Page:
Cover Stories

A New Path

It’s difficult to comprehend the range of health, financial and family issues faced by formerly incarcerated adults re-entering society. Some nonprofits try to help with basic employment and training programs, and while their efforts are worthy, Concordance Academy of Leadership CEO Danny Ludeman says a much broader range of services is needed to help them succeed and avoid reincarceration. Since 2016, Concordance has been addressing these needs with a comprehensive reintroduction program that includes legal assistance.

According to Ludeman, when people are released from prison, they often have legal problems like outstanding warrants, child support disputes and unresolved traffic violations. His organization and the Bryan Cave Leighton Paisner law firm have established Concordance Legal Fellows, a program that pairs attorneys with participants to help them clear up these matters. This way, they can move forward without spending more time in jail waiting to see a judge. The program saves the court system significant resources as well, Ludeman says. To date, the attorneys have helped resolve 431 cases, made 383 court appearances on participants’ behalf and cleared 337 warrants.

Legal help is just one of the many ways Concordance helps participants reintegrate with the community. “In Missouri, the median number of times they return to prison is seven,” Ludeman explains. “Most have had substance use issues, and many have serious mental illness or medical problems like diabetes and COPD. Because they tend to land in the justice system at a young age, they often have minimal education, and there are no job skills, work experience or family support to build on.”

To help them get a fresh start, Concordance offers a multiphase re-entry program that begins six months before release. Washington University’s Brown School of Social Work helped design the initiative, which provides a physical, psychological and socioenvironmental assessment and a personalized ‘life plan’ focusing on behavioral health, wellness, education, employment and life skills. Concordance staffers and counselors work closely with men and women before and after release to make sure their needs are met and they are staying on the right track. Most take on part-time employment at BJC HealthCare, Schnuck Markets or TAGG Logistics facilities and transition to full-time work when they are ready.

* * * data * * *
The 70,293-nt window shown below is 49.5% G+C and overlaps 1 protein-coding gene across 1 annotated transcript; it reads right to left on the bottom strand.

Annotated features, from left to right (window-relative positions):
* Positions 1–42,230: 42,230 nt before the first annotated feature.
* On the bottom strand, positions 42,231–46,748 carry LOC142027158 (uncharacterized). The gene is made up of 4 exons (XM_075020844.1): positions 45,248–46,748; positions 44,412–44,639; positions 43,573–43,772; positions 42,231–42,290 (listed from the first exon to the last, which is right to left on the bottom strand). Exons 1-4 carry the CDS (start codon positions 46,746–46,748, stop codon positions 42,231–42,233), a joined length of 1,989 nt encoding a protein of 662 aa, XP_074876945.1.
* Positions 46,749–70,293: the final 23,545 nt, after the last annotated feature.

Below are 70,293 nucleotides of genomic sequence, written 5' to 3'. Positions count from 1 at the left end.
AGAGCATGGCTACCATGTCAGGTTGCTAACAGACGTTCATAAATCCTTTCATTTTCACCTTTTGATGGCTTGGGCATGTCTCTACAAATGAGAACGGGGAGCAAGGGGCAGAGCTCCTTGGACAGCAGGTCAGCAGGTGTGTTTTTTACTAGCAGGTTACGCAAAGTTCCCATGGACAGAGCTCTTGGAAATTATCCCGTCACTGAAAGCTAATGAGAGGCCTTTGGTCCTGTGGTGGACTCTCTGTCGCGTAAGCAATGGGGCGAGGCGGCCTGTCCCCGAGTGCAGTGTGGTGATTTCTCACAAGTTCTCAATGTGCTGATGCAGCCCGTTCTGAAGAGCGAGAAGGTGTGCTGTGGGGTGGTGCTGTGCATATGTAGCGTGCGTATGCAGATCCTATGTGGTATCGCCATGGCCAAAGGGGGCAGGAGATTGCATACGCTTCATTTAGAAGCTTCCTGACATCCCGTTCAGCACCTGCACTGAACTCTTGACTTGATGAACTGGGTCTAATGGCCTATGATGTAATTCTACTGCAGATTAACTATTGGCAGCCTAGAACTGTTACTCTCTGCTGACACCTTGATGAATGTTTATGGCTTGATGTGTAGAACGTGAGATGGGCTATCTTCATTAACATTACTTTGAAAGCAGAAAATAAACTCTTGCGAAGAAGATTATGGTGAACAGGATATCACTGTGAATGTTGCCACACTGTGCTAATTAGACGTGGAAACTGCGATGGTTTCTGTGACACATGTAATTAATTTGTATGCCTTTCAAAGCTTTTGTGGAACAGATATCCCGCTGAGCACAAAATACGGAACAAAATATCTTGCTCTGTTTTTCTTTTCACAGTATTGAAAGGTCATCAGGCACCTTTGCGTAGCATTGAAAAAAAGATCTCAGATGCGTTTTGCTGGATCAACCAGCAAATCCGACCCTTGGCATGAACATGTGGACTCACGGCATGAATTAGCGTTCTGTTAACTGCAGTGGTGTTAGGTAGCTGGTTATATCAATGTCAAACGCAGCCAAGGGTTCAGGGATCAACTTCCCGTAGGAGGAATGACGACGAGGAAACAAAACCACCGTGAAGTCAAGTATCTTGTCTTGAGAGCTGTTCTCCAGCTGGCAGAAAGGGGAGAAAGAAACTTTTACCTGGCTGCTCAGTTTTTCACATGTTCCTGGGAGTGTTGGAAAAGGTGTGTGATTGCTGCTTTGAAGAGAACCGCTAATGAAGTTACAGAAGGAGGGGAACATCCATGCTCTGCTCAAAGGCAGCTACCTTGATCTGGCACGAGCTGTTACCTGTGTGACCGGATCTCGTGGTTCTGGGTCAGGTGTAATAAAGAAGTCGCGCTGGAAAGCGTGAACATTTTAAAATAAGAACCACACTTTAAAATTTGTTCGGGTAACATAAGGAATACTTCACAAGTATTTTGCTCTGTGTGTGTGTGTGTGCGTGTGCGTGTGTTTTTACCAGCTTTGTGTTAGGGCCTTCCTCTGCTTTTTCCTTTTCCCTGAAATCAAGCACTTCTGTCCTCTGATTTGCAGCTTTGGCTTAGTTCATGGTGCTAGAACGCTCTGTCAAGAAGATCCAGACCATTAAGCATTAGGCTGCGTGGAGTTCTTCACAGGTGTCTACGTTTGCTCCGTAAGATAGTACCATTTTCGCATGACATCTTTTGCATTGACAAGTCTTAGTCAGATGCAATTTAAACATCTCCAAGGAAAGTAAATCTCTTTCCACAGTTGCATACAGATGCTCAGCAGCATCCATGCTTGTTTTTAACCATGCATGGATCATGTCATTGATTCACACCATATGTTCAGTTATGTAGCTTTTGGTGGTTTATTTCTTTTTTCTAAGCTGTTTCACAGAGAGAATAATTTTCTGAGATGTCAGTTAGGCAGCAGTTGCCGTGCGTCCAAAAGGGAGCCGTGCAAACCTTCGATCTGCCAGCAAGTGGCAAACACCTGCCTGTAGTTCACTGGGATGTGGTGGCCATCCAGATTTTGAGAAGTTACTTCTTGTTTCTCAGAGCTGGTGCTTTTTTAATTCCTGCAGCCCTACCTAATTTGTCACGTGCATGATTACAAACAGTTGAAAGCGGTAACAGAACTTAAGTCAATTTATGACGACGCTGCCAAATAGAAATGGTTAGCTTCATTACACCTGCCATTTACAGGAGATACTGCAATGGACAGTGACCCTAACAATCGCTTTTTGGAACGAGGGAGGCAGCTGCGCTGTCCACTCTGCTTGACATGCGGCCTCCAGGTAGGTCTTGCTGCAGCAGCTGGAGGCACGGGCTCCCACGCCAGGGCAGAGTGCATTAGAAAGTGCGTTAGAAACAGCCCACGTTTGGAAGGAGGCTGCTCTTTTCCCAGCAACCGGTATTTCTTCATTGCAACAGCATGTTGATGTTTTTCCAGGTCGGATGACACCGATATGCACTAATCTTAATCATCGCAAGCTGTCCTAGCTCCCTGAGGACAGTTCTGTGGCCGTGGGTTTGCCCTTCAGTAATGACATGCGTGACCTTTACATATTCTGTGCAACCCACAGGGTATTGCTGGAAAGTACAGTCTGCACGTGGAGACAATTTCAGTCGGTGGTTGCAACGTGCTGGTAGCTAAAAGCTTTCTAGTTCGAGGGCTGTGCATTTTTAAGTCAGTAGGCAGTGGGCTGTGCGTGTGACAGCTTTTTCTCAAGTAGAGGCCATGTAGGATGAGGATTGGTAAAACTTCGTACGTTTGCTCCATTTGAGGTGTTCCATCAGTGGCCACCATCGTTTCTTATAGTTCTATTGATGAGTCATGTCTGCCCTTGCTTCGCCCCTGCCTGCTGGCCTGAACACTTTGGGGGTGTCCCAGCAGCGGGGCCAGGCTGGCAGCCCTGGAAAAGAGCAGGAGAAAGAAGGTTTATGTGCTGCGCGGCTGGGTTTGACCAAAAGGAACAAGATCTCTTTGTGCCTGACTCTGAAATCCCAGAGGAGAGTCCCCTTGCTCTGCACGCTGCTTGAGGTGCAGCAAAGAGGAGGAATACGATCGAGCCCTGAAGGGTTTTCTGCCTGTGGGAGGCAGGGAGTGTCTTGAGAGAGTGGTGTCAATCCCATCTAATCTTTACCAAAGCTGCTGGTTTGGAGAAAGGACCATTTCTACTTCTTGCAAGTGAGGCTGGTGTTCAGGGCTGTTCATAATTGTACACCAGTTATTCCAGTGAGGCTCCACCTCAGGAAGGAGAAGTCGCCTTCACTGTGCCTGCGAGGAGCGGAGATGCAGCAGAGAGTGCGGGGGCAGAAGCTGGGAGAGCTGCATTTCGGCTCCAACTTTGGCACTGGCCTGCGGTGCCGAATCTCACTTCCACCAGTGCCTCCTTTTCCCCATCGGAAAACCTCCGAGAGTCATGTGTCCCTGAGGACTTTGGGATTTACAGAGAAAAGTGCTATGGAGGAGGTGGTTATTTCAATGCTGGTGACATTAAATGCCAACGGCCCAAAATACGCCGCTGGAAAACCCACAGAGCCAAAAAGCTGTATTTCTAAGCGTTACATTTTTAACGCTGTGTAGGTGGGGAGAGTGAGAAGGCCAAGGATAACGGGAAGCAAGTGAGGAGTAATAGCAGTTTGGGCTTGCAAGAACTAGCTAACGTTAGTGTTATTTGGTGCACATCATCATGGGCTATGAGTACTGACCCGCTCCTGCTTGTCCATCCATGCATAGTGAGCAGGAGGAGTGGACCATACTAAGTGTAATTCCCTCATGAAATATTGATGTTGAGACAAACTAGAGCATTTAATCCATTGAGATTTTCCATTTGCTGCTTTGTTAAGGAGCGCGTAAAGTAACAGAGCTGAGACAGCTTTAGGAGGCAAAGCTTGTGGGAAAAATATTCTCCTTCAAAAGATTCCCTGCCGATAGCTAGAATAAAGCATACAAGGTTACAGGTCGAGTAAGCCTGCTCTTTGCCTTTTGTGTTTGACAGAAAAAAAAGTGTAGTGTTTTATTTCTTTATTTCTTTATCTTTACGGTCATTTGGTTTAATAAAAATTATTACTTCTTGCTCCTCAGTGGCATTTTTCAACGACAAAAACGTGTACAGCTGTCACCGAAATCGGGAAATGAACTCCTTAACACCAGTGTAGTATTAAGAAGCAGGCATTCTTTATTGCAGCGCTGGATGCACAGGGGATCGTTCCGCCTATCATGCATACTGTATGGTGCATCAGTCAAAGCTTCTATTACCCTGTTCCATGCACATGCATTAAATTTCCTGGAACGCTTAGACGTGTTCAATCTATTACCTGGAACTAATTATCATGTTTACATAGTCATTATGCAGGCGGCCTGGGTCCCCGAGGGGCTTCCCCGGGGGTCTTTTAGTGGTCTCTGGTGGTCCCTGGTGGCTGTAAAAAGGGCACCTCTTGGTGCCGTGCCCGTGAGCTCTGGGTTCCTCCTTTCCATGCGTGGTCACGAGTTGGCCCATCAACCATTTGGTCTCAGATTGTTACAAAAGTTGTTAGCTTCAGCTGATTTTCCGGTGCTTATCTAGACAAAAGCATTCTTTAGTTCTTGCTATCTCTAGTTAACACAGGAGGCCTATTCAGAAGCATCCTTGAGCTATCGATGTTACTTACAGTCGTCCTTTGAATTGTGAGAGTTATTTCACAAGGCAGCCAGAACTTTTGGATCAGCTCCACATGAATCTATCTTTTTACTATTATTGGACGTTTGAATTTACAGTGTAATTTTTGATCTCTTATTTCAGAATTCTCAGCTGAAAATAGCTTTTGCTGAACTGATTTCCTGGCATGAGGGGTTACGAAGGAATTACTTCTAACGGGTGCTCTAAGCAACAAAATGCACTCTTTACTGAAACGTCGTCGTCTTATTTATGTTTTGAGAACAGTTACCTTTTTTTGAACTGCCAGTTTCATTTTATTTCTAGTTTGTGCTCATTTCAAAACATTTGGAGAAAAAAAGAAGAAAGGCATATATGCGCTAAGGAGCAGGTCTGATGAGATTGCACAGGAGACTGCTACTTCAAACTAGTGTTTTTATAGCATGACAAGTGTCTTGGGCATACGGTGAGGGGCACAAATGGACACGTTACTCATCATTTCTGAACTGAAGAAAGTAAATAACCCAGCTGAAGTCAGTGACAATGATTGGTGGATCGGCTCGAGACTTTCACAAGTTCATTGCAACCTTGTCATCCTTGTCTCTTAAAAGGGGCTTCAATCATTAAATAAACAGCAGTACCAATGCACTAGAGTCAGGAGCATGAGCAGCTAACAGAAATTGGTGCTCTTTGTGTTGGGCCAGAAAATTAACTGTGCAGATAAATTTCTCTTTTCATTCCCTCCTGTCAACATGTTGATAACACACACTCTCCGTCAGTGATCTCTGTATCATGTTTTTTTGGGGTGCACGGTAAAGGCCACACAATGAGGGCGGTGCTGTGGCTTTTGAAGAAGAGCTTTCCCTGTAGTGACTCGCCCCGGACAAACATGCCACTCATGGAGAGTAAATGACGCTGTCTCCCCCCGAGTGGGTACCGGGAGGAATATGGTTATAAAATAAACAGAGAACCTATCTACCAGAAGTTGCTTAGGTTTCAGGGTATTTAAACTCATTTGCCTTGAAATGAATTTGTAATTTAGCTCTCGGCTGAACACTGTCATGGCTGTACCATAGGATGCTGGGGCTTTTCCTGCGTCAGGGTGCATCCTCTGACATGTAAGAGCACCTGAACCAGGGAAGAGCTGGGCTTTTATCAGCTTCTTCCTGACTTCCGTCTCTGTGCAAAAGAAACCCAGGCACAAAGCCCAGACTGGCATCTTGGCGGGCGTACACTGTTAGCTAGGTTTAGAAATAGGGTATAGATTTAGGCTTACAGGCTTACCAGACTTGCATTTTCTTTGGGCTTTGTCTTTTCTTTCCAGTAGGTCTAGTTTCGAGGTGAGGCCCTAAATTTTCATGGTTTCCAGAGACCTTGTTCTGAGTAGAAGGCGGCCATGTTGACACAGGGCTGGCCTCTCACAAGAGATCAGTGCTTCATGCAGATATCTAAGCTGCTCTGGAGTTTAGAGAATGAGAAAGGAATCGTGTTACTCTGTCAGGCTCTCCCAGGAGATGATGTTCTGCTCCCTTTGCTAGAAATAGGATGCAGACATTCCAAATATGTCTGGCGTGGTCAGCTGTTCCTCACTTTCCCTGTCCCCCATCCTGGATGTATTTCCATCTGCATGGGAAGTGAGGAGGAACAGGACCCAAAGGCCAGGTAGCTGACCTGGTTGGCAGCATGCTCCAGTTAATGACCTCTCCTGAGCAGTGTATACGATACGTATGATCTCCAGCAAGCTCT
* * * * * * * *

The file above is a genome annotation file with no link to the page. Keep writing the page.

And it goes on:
Concordance currently helps people from Missouri men’s prisons in Bonne Terre and Pacific and a women’s facility in Vandalia. Later this year, it plans to begin serving southwestern Illinois as well. Participants are referred to the program by the state department of corrections. “We take about 250 people each year,” Ludeman explains. “We know the program is working because we have helped lower Missouri’s reincarceration rate by 42 percent since we began. Concordance and its partners are helping to heal individuals and reunite families.” Ultimately, the idea is to introduce the program nationwide. The organization has been privately funded so far, but it is working with the state of Missouri on a plan to receive public funding on a pay-for-performance model.

To help make its crucial services a reality, Concordance throws an exciting fundraising gala each autumn. This year, it’s called Big Top Bizarre, a circus- and Halloween-themed event held Oct. 19 at The Ritz-Carlton. Seven co-chairs from a variety of organizations are working hard to make it a fantastic evening, Ludeman says. The festive event includes dinner, auctions, raffles and more. Vic Faust of Fox2 KTVI will emcee, and musical entertainment will include Tyler Filmore and KC Flo. All proceeds support Concordance services.

“Up to 60 percent of criminal offenses in Missouri are committed by the formerly incarcerated,” Ludeman notes. “Public safety is a tangible issue that everyone can get behind. We believe there is no greater way to combat crime and reincarceration than by supporting Concordance Academy.”

Concordance Academy of Leadership provides a comprehensive program of services to help the formerly incarcerated re-enter the community. Its Big Top Bizarre Gala will be held Oct. 19 at The Ritz-Carlton. Pictured on the cover: Kaitlyn Parker, Danny Ludeman, Ron Dawson, Ellen Whitehorn. For more information on the event, call 314.396.6019 or visit concordanceacademy.com/gala

Cover design by Julie Streiler | Cover photo by Colin Miller of Strauss Peyton Photography

Pictured at top: CEO Danny Ludeman
Photo: Colin Miller of Strauss Peyton Photography

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A New Path
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A New Path
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It's difficult to comprehend the range of health, financial and family issues faced by formerly incarcerated adults re-entering society. Some nonprofits try to help with basic employment and training programs, and while their efforts are worthy, Concordance Academy of Leadership CEO Danny Ludeman says a much broader range of services is needed to help them succeed and avoid reincarceration. Since 2016, Concordance has been addressing these needs with a comprehensive reintroduction program that includes legal assistance.
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